In James Bond’s Skyfall, a predecessor film to this year’s blockbuster No Time To Die (2021), fictional members of Parliament (MP) interrogate Judi Dench’s M at a moment of foreign policy crisis. One MP castigates M as “almost single-handedly responsible” for numerous deaths and the loss of state secrets. Another MP challenges her derisively with the question, “So you believe your stewardship of MI6 during the recent crisis has been up to scratch?”
M never flinches. It wouldn’t be professional.
Stewardship is a biblical concept about careful management of that which has been entrusted. Public officials are stewards of national security. The MP in Skyfall seems to think that M’s primary responsibility is for the tragic loss of some British agents. M thinks differently. M’s responsibility is to protect hundreds of millions of civilians and the infrastructure of government.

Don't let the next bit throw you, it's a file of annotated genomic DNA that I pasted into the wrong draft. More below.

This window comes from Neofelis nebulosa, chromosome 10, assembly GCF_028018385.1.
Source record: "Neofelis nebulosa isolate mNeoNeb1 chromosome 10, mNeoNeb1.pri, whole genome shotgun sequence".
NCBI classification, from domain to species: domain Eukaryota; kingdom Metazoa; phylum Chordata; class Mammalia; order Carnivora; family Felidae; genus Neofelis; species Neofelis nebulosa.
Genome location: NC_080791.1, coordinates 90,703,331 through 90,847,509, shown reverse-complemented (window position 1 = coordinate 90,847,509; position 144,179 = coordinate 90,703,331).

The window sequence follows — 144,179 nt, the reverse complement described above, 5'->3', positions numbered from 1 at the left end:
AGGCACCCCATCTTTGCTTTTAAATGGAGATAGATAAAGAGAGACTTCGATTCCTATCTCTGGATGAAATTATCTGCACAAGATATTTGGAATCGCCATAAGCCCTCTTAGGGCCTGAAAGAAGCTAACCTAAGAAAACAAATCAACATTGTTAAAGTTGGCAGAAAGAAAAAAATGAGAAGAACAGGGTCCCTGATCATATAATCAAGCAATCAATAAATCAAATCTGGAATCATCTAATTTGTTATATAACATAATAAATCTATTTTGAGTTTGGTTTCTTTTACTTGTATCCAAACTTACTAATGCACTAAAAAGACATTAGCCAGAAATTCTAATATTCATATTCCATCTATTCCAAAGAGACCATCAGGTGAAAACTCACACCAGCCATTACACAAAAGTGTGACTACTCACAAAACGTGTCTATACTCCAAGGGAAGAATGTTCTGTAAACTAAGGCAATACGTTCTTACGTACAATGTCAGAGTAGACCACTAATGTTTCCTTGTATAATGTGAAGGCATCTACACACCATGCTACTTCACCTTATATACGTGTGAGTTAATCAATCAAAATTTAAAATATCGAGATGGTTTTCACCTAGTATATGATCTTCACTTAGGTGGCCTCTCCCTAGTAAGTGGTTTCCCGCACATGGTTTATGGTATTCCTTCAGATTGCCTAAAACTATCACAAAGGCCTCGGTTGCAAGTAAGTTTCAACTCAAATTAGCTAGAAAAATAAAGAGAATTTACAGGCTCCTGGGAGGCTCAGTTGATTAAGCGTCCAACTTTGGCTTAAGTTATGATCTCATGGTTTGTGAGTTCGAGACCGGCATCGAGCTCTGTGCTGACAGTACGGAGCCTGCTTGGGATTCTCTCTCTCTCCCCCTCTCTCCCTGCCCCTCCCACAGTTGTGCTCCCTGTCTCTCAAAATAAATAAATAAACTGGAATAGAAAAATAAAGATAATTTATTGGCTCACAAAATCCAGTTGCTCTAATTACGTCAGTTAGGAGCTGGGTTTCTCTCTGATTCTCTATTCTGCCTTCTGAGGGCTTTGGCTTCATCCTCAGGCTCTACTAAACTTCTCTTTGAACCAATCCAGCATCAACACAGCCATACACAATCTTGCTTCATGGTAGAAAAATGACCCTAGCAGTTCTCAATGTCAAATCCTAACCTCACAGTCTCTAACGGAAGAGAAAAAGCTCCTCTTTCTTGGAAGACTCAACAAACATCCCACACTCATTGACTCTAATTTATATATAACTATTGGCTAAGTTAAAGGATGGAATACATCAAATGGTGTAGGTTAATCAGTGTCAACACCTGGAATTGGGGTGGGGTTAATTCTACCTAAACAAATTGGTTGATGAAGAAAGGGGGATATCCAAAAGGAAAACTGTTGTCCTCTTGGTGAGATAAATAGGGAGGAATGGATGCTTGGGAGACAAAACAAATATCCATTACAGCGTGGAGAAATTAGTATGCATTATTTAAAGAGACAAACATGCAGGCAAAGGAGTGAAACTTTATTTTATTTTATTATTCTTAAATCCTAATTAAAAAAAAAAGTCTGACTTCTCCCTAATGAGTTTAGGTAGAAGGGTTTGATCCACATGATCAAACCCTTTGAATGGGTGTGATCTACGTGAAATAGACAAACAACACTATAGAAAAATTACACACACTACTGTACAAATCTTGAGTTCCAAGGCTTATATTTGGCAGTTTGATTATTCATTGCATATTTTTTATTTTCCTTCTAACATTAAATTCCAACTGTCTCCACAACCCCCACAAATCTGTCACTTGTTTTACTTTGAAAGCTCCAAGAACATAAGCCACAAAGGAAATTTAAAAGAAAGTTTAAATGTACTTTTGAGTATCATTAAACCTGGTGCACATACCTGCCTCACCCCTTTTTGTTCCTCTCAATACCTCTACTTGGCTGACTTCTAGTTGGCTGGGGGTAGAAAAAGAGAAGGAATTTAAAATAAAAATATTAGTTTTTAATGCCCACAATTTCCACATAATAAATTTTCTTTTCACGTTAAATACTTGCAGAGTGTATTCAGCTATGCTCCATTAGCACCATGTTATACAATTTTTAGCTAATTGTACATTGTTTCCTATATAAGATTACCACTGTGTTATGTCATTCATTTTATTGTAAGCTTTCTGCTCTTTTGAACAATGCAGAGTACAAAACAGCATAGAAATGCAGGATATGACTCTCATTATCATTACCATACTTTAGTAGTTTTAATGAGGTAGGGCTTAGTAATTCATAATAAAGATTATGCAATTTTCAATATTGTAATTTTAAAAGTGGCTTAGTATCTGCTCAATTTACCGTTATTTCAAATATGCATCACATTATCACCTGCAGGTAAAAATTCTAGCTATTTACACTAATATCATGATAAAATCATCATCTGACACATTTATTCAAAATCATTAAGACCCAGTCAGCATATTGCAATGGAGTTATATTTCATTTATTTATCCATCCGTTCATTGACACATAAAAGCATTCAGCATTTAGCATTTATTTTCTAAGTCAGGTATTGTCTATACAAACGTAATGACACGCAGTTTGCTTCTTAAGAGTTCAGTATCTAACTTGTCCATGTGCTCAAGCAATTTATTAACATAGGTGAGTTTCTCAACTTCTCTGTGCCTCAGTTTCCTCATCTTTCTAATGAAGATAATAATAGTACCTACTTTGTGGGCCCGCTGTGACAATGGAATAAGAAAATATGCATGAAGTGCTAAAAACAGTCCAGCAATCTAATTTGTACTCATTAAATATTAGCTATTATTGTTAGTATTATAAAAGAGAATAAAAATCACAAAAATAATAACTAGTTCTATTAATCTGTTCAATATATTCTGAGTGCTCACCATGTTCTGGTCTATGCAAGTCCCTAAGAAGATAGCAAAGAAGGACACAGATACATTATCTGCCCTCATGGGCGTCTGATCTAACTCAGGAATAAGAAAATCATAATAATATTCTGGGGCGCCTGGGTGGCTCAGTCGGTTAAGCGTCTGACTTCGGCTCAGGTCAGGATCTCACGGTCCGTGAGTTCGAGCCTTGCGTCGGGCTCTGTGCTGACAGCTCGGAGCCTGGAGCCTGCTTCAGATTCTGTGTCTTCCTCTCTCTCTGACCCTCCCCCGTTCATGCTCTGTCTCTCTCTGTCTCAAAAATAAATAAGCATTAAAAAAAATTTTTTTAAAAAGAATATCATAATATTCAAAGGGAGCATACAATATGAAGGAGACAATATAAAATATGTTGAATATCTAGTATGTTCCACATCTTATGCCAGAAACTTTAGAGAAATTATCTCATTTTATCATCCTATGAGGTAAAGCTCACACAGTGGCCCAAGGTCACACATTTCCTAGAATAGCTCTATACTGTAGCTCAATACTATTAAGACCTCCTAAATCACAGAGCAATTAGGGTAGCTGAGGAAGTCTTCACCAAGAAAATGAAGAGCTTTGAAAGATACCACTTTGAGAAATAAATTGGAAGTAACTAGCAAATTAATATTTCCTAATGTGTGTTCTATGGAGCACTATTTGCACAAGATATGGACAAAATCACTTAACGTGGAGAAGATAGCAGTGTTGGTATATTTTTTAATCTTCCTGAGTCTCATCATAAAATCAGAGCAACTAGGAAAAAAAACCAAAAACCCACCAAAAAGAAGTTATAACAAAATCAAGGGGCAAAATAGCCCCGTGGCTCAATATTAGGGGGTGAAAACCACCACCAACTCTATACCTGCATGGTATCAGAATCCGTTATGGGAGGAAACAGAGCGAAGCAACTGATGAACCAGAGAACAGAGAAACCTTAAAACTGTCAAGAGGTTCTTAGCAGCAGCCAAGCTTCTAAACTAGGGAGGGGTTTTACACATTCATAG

In my book, Just War Thinking, I followed Christian thinkers from Augustine to Jean Bethke Elshtain in arguing for a political ethic of responsibility. Chief among such responsibilities is the protection of one’s citizens. Valuing human life and international security is an ethical good. A doctrine of responsibility is thus at the intersection of prudence and morality. It is the ethical obligation of government to take every reasonable step to protect the life, livelihood, and way of life of its populace. That requires states to be alert to threats, actual and potential, and consider appropriate action.